Physicists have spent decades debating whether or not neutron stars contain new forms of matter, created when the stars break down the familiar world of protons and neutrons into new interactions between quarks or other exotic particles. Answering this question would also illuminate astronomical mysteries surrounding supernovas and the production of the universe’s heavy elements, such as gold.

In addition to watching for collisions using LIGO, astrophysicists have been busy developing creative ways to probe neutron stars from the outside. The challenge is then to infer something about the hidden layers within. But this LIGO signal and those like it — emitted as two neutron stars pirouette around their center of mass, pull on each other like taffy, and finally smash together — offers a whole new handle on the problem.

Strange Matter

A neutron star is the compressed core of a massive star — the super dense cinders left over after a supernova. It has the mass of the sun, but squeezed into a space the width of a city. As such, neutron stars are the densest reservoirs of matter in the universe — the “last stuff on the line before a black hole,” said Mark Alford, a physicist at Washington University in St. Louis.

To drill into one would bring us to the edge of modern physics. A centimeter or two of normal atoms — iron and silicon, mostly — encrusts the surface like the shiny red veneer on the universe’s densest Gobstopper. Then the atoms squeeze so close together that they lose their electrons, which fall into a shared sea. Deeper, the protons inside nuclei start turning into neutrons, which cluster so close together that they start to overlap.

But theorists argue about what happens farther in, when densities creep past two or three times higher than the density of a normal atomic nucleus. From the perspective of nuclear physics, neutron stars could just be protons and neutrons — collectively called nucleons — all the way in. “Everything can be explained by variations of nucleons,” said James Lattimer, an astrophysicist at Stony Brook University.

Other astrophysicists suspect otherwise. Nucleons aren’t elementary particles. They’re made up of three quarks. Under immense pressure, these quarks might form a new state of quark matter. “Nucleons are not billiard balls,” said David Blaschke, a physicist at the University of Wroclaw in Poland. “They are like cherries. So you can compress them a little bit, but at some point you smash them.”

But to some, the prospect of a quark jam like this is a relatively vanilla scenario. Theorists have long speculated that layers of other weird particles might arise inside a neutron star. As neutrons are jostled closer together, all that extra energy might go into creating heavier particles that contain not just the “up” and “down” quarks that exclusively make up protons and neutrons, but heavier and more exotic “strange” quarks.

For example, neutrons might be replaced by hyperons, three-quark particles that include at least one strange quark. Laboratory experiments can make hyperons, but they vanish almost immediately. Deep inside neutron stars, they might be stable for millions of years.

Alternatively, the hidden depths of neutron stars might be filled with kaons — also made with strange quarks — that collect into a single lump of matter sharing the same quantum state.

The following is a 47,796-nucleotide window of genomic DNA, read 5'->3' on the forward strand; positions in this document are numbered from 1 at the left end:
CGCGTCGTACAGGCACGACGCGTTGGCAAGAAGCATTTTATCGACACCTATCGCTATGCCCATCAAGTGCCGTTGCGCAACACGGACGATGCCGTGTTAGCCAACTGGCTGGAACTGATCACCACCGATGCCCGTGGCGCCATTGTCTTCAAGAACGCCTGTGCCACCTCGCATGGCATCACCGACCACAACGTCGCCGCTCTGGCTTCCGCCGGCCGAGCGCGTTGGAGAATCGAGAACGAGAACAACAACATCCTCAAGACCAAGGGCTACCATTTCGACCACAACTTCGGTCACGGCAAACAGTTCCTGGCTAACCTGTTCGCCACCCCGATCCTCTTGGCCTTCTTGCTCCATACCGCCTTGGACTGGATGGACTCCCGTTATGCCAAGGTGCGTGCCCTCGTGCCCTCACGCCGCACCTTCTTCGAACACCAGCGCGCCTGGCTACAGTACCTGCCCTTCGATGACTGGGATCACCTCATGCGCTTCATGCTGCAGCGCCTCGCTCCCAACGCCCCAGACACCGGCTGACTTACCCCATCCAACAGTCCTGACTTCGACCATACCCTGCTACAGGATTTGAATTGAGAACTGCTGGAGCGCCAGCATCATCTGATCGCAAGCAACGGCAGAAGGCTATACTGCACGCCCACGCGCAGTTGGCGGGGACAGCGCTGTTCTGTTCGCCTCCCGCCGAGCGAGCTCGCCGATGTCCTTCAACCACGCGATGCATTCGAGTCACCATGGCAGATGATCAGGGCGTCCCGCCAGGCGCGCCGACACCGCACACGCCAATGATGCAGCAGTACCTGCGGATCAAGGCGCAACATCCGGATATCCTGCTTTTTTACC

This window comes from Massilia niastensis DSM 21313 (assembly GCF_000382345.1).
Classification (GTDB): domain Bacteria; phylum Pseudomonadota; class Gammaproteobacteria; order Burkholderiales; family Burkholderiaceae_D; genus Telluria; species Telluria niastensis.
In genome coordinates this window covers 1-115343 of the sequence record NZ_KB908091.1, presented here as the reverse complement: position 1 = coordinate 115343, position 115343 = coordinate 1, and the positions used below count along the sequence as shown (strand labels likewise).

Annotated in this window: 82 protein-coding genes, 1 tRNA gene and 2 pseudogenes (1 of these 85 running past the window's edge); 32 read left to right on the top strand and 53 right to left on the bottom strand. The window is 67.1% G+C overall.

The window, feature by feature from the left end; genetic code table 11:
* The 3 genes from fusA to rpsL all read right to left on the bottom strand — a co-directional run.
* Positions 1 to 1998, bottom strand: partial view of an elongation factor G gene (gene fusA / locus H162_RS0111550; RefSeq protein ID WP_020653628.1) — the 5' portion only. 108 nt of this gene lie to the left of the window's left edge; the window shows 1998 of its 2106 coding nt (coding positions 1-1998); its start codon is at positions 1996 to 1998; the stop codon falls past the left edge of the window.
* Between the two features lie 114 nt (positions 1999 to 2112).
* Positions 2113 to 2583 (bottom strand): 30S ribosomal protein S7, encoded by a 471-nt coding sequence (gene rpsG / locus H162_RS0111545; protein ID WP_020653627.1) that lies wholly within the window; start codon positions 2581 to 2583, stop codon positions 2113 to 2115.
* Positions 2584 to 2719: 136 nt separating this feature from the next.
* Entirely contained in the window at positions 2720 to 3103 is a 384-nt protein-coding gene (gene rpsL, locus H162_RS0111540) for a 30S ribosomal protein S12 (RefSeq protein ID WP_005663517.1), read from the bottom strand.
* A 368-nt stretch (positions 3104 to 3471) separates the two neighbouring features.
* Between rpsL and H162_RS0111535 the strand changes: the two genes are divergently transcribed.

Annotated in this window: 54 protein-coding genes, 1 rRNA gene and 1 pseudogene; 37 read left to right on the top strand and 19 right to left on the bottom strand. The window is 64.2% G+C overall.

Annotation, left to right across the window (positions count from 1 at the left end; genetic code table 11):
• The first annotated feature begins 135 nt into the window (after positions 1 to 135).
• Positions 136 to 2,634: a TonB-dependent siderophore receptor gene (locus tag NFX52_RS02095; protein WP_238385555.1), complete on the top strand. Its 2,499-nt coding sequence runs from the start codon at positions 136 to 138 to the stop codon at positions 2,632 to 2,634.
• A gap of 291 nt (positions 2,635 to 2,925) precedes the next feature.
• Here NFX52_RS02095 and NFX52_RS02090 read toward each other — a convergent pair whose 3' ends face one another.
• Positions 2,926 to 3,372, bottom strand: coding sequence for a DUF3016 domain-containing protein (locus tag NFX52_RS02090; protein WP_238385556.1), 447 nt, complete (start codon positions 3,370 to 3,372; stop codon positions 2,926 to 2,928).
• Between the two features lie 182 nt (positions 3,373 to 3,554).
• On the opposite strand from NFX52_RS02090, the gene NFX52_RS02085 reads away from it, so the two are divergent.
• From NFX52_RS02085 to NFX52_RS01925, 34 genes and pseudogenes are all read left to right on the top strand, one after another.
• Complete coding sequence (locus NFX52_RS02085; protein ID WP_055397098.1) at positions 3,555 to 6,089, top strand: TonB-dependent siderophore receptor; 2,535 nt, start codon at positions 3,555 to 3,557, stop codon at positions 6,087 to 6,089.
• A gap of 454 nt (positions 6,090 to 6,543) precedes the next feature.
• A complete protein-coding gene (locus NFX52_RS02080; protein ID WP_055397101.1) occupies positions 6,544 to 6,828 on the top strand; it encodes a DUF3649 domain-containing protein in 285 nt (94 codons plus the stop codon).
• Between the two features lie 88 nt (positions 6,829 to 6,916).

For decades, though, the field has been stuck. Theorists invent ideas about what might be going on inside neutron stars, but that environment is so extreme and unfamiliar that experiments here on Earth can’t reach the right conditions. At Brookhaven National Laboratory and CERN, for example, physicists smash together heavy nuclei like those of gold and lead. That creates a soupy state of matter made up of released quarks, known as a quark-gluon plasma. But this stuff is rarefied, not dense, and at billions or trillions of degrees, it’s far hotter than the inside of neutron star, which sits in the comparatively chilly millions.

Even the decades-old theory of quarks and nuclei — “quantum chromodynamics,” or QCD — can’t really provide answers. The computations needed to study QCD in relatively cold, dense environments are so devastatingly difficult that not even computers can calculate the results. Researchers are forced to resort to oversimplification and shortcuts.

The only other option is for astronomers to study neutron stars themselves. Unfortunately, neutron stars are distant, thus dim, and difficult to measure for anything but the very basic bulk properties. Even worse, the truly interesting physics is happening under the surface. “It’s a bit like there’s this lab that’s doing amazing things,” Alford said, “but all you’re allowed to do is see the light coming out of the window.”

With a new generation of experiments coming online, though, theorists might soon get their best look yet.

Squishy or Hard?

Whatever might be inside the core of a neutron star — loose quarks, or kaon condensates, or hyperons, or just regular old nucleons — the material must be able to hold up to the crushing weight of more than a sun’s worth of gravity. Otherwise, the star would collapse into a black hole. But different materials will compress to different degrees when squeezed by gravity’s vise, determining how heavy the star can be at a given physical size.

Stuck on the outside, astronomers work backwards to figure out what neutron stars are made of. For this purpose, it helps to know how squishy or stiff they are when squeezed. And for that, astronomers need to measure the masses and radii of various neutron stars.